First attempt not good enough, another jump…
The Temple of Five Officials “五公祠” (Wugong Ci) is a memorial of five officials from the Tang and Song Dynasties located to the southeast of the city of Haikou on Hainan Island. During the times of these dynasties, Hainan was perceived as a remote part of the empire and was used as a place for banishment for disgraced court officials.
The five officials commemorated at the temple encountered such a fate, after losing power struggles within the imperial court. They are the Tang chancellor Li Deyu (李德裕), and the four Song ministers Li Gang (李纲), Zhao Ding (赵鼎), Li Guang (李光), and Hu Quan (胡铨). They are represented by a stone statue in the temple ground.
The Temple of Five Officials was constructed during the reign of Emperor Wanli in the Ming Dynasty. After many years of renovation and development, this existing Temple of Five Officials is an attractive ancient architectural complex known for its sense of peace, tranquillity and beauty.
I visited the Temple of Five Officials with my wife on 24 December 2014. We alighted from Bus No 37 at a bus stop on 169 Haifu Road, Qiongshan, in the city of Haikou on Hainan Province.
In this blog, we would like to share many photographs of this peaceful and beautiful temple taken during our tour there.
The temple’s main building is the Five Lords Ancestral Hall. It is a red two-storey wooden building. A historical inscription on a board over the front entrance on the second floor of this building declares it as “海南第一楼”, the “first building in Hainan”. This building was constructed to commemorate the five officials. The five stone statues of these officials are housed around this hall.
One of the thriving trees planted in the Temple of Five Officials is a carambola (star fruit) tree just beside the stone statue of Li Deyu (李德裕).
Exiting the Five Lords Ancestral Hall (五公祠), we come to the Sugong Ancestral Hall (苏公祠). This hall was built to commemorate Su Dongpo, an outstanding poet and writer in the Song Dynasty. He was suppressed and sent into exile in Hainan in 1097.
While in Hainan, he directed the local people to dig two springs when he heard that the people were finding it difficult to get water supplies. The wells were later named “Fu Su Spring” and a pavilion was named as “Dong Zhou Pavilion” (泂酌亭).
I was caught by two big trees on each side in front of the Sugong Ancestral Hall. The signage reads “鸡蛋花树”. When literally translated, it means that two trees are “Chicken Egg Flower Tree”. Actually, the trees are simply “frangipani”.
Exiting the Sugong Ancestral Hall to the right, we enter into the Ancestral Hall of the Two Fupo Generals, namely Lu Bode and Ma Yuan. This hall was built to commemorate their heroic achievements.
Walking up the stairway and to the back of the Ancestral Hall of the Two Fupo Generals, you will find a Bronze Buddha temple and the Five Officials’ Temple. You can also find the Youxian Cave, literally means the “wandering immortal cave”.
HaiRui (1514 – 1587), born in Qiongshan, Hainan Province, was a Chinese official in the Ming Dynasty. In China, he is remembered as a statesman for his honesty and integrity in office. He has been praised as “海青天” (Hai Qing Tian).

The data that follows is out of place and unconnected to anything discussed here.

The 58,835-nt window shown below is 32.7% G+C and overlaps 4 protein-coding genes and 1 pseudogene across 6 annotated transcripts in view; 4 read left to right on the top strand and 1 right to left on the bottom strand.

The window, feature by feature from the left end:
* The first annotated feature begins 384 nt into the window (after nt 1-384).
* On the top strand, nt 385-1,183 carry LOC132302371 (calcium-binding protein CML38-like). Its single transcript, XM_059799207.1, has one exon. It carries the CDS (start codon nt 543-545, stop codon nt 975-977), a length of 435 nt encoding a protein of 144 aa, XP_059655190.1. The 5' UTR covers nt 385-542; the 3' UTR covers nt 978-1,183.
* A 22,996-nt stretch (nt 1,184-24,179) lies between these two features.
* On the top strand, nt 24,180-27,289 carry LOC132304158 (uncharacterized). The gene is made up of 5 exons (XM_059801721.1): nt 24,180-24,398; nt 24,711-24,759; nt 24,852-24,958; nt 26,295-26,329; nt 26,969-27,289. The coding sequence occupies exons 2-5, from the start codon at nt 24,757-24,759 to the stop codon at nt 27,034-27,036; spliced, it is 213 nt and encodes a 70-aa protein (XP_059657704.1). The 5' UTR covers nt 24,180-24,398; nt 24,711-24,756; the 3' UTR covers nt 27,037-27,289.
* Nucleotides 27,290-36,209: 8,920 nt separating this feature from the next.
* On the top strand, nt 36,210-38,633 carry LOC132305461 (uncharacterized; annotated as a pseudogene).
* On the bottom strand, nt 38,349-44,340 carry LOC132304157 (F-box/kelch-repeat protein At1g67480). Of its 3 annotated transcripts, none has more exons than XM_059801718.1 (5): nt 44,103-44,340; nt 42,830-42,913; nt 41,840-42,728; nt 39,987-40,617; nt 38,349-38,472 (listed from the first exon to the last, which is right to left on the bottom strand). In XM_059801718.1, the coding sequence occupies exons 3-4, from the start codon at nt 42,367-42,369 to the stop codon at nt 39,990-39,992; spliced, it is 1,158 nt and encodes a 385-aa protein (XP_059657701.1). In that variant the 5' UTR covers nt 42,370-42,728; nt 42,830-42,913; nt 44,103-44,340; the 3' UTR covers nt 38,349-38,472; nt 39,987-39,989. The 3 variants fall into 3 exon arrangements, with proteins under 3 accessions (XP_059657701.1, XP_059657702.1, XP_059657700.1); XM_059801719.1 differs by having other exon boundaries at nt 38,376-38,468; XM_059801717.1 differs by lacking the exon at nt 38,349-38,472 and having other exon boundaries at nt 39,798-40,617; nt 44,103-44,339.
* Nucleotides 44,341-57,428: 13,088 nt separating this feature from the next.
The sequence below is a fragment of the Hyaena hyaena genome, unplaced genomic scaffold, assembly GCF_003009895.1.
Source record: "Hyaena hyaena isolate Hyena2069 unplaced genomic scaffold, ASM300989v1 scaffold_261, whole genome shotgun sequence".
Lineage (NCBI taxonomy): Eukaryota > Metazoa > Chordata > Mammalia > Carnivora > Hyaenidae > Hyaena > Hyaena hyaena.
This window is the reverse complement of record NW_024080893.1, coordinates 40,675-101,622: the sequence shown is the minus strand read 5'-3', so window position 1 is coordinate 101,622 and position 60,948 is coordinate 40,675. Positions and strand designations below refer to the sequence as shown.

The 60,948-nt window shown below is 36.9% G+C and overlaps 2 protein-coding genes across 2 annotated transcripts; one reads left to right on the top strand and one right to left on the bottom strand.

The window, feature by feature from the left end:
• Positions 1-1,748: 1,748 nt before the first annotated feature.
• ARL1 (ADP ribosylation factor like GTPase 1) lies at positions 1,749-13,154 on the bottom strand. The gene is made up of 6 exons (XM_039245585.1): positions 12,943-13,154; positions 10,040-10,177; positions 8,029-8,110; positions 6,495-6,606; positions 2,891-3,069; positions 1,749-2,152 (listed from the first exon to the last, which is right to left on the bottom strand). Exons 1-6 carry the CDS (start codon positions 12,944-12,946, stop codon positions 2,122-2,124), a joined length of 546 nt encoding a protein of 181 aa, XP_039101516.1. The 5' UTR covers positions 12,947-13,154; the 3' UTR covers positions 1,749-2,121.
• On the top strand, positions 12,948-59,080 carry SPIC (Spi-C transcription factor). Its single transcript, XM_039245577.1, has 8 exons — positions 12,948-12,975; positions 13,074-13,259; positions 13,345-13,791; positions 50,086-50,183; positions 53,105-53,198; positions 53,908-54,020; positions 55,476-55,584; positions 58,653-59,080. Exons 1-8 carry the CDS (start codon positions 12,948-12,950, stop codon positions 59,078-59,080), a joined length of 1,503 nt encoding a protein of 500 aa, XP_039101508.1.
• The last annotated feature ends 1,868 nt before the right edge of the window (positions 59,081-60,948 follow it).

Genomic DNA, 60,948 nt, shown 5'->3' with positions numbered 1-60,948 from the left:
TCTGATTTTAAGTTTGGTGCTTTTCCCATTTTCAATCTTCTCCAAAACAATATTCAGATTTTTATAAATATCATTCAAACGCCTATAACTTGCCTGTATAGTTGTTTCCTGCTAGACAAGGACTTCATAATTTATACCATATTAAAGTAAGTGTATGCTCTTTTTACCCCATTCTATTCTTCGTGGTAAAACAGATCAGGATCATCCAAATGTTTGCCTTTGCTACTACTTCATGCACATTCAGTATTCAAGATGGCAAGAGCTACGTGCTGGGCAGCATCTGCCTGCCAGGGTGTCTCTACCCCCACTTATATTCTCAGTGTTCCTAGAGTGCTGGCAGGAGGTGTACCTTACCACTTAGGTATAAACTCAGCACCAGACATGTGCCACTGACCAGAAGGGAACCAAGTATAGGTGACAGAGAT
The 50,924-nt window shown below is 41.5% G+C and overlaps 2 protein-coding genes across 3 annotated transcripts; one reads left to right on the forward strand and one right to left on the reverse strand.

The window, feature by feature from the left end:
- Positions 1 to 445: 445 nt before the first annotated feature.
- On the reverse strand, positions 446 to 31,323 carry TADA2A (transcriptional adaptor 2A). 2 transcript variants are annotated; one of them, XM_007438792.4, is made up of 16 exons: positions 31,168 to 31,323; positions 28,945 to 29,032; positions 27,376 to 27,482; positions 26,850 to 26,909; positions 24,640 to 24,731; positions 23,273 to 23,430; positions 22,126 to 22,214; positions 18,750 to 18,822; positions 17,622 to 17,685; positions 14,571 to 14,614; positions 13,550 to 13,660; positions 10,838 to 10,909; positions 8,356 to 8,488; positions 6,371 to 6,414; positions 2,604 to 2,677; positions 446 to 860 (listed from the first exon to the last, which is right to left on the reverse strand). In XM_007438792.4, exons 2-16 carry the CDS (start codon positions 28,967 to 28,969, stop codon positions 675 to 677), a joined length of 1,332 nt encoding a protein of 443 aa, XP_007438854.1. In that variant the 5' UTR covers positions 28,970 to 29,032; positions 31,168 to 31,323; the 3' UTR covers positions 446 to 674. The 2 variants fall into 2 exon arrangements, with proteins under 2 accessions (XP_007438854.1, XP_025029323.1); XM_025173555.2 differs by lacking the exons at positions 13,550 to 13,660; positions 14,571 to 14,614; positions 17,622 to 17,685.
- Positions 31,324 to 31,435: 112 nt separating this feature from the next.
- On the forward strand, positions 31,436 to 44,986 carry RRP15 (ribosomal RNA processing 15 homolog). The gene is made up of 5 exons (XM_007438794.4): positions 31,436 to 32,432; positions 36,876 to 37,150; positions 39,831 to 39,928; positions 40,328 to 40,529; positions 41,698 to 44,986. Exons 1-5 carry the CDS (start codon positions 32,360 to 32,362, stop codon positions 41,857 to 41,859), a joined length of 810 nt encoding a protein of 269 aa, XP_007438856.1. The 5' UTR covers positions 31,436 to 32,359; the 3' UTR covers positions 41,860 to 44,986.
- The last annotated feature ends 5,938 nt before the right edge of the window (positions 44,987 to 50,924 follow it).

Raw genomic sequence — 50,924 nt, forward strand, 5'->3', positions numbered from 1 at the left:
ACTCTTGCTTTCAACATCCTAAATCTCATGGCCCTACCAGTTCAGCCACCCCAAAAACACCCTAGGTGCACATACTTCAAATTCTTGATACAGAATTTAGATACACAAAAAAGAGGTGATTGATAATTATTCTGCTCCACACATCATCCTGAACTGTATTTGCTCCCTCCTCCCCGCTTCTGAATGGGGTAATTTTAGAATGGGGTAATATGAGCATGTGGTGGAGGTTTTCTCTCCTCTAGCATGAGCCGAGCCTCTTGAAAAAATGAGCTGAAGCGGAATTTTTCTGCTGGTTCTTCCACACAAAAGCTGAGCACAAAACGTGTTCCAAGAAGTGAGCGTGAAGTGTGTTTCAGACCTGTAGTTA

HaiRui was raised by his mother. His father died when he was three.
HaiRui was unsuccessful in the official examinations. His official career only began when he was 36, with a humble position as clerk of eduction in Fujian Province. He gained a reputation for his uncompromising adherence to upright morality, scrupulous honesty, poverty and fairness. This won him widespread popular support but made him many enemies in the bureaucracy. Eventually he submitted a memorial impeaching the Jiajing Emperor himself in 1565 and was imprisoned. He was released after the Emperor died in early 1567.
HaiRui was reappointed under the Longqing Emperor. He was soon forced to resign in 1570 after complaints were made over his overzealous handling of land-tenure issues. He was disappointed and retired to his hometown for the next 15 years. In 1585, he was brought back to the Empire’s “auxiliary capital” of Nanjing to serve under the Wanli Emperor. HaiRui was promoted to censor-in-chief of Nanjing a year later, but passed away in office in the third year of service at the age of 74.
The HaiRui Tomb was originally built in 1589 during the Ming Dynasty, and some of the constructions in the tomb garden remain intact. Today, it is a key cultural relic preservation of Hainan Province.
The HaiRui Tomb is located on 39 Qiuhai Avenue, Longhua, Haikou, Hainan Island, China, 570311. The entrance fee is 10 yuan.
The HaiRui Tomb has become a famous scenic spot in Haikou and is a place worthy of a visit. You will be greeted by the exuberant coconut palms, pines and sweet lotus, which make the tomb garden tranquil, simple. You can view the amazing architecture and also learn more about HaiRui.
I visited the HaiRui Tomb with my wife on 23 December 2014. We spent about 3 hours touring around the tomb garden. I am posting the photographs that we snapped during the visit in this blog. I hope you will enjoy viewing them and at the same time get to know a little about this great statesman.
The Exhibition Hall displays some materials about HaiRui and his handwritings and carved stone. These will help deepen you in the understanding of this outstanding official in Chinese history.
The passage to the HaiRui Tomb is about 100 meter long. Exuberant coconut trees, pines, bamboo and cypresses shield the cemetery all year round. Many stone sculptures of tiger, sheep, horse, lion and man stand along both sides of this path leading to the tomb.
Walking forward along the passage way, you can see a stone tortoise carrying a stele on its back.
The stories, cultural relics and antiques related to the life experience of HaiRui are exhibited in the Pavilion of Breeze.